I would like you all to know that I did in fact do things other than just eat desserts while in France… I will confess that most of my activities lead me to sampling pastries, but each day began with a purpose other than only indulging in culinary delights. And that is how I ended up at a wine tasting.
Mitch – the hostess with the mostess
Julie has become fast friends with Mitch; patron of the Cave d’Eymet – lovely person with a vast amount of knowledge that she loves to share with others (and after having visited other wine cellars, I’ve realized that not everyone is as inviting or lovely as Mitch is). Mitch coordinates a monthly wine-tasting; selecting the grape varieties when they are at their best, which is how we ended up sampling white wines. The theme of the evening was “interesting and ‘generally’ unknown white grape variations from around the world”. Mitch arranged it so that one quiet evening in Eymet I made my way to Argentina, Austria, Italy, Hungary, Germany, Chilli, Tenerife and Spain – all thanks to the white grape!
I’ve never, ever done anything like this before. And at first I thought it would be pretty intimidating; I mean, what do I really know about wine other than I like some and I don’t particularly like others? But there I was, surrounded by 23 other people, eager to pour from an unlabeled bottle (it was a blind tasting too boot!), look at the wine, smell the wine and finally taste the wine. What fun!
see… don’t they all look the same?
The first thing I learnt… I am not very good at figuring out the colour… you see, of the 8 wines sampled, I would admit that they all looked “water white”, or “pale yellow with a hint of green”, or simply “pale yellow”. I than remarked on whether or not the wine clung to the sides of the glass when swirled around (this has something to do with tears???)… All in all, this part of sampling is not my strong suit.
Onto the nose or smell of a wine. I really enjoyed the challenge that each and every wine presented… because when you stick your nose in a glass your greeted by either very pleasant, or at times, highly unpleasant scents. For example, I described one wine as “cat piss”… yep. Cat piss. A truly unappealing smelling wine. Another one smelt of a bonfire, smokey, heavy. Far more appealing to cat piss don’t you think? Another one brought back memories of Asia – a predominantly lychee aroma rising to greet my nose. But my favourite wine smelt of berries of the forest and honey. What a combo!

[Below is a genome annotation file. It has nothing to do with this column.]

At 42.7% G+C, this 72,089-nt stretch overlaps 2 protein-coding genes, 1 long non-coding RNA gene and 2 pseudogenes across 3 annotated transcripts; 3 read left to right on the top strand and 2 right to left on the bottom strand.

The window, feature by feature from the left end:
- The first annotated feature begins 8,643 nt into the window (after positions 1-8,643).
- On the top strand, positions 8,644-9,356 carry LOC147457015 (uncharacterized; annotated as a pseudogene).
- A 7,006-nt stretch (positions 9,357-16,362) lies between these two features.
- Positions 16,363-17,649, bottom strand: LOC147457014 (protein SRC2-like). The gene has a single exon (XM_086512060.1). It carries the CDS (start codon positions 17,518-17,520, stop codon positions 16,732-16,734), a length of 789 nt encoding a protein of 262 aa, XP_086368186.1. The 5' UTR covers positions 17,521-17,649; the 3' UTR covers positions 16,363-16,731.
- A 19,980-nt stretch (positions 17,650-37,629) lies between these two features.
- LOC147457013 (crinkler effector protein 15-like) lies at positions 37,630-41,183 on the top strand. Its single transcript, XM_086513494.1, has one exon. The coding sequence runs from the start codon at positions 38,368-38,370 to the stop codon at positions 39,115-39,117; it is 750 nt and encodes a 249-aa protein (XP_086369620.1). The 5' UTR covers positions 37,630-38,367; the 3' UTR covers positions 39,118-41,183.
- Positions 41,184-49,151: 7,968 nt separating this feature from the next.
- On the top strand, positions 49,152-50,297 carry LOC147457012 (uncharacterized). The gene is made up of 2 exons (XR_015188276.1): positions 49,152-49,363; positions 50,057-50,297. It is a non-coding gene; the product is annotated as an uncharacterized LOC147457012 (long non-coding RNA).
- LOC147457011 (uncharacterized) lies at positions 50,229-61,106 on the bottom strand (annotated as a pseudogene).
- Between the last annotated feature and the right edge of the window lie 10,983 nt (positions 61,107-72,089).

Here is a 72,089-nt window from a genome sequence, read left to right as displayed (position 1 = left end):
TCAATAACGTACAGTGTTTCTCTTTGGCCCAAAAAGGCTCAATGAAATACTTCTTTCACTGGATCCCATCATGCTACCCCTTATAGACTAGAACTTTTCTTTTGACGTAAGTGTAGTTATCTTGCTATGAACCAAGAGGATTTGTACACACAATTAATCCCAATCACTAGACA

proof that i reall did describe something as “cat piss”
Finally onto the third, and in my opinion, most important aspect of a wine tasting; the actual tasting. The greatest lesson I learnt was that wines do get better after a second sip and swirl. Or not. And, just because I found the nose of the wine to be appealing did not mean that my pallet would be equally pleased. It was also neat to determine whether what I smelt with my nose was registered on the tongue – did I actually taste those berries or apples or apricots? Did that wine taste like cat piss (not that I know what that tastes like firsthand)?
Since I was standing across from Julie who was enjoying the wine samples as much as I was, I didn’t realize that people were actually spitting out what they were “tasting”… it seems that only Julie and I drank all 8 glasses of wine… in my defense, I drank a LARGE glass of water between each round, and I did ensure that I grabbed several of the offered baguette slices. No drinking on an empty stomach for me!
It was a truly memorable and enjoyable evening; I got to spend time with really interesting people: specially Mitch – who encouraged any of our ideas about the wines, and never made me feel silly for blurting out the first thing that came to mind when smelling or tasting. It was a grand evening!
In case you’re wondering… my least favourite wine was the one I described as cat piss… the taste did not improve (and yet, still I didn’t spit); it was from Tenerife, the Vita Norte. And my favourite (which was tricky, because I could have taken half of those bottles home and been very happy) was from Spain! Imagine that!!! After my experience in San Sebastian with the horrible wine, I ended up picking a Spanish wine as my top choice! The Bodega Castro Martin an Albarinho grape variety (I’d never even heard of that grape before) was delicious. Sigh. I bought my bottle and am looking forward to serving it as an aperitif… with the right amount of bite and a slight bubble sensation at the end; it has the perfect acidic balance in my estimation… and it smelt great too!
Cheers to a super evening! Oh… and in the spirit of full disclosure… I did end up having a divine dessert afterward… a raspberry tiramisu…the perfect way to end this evening :0)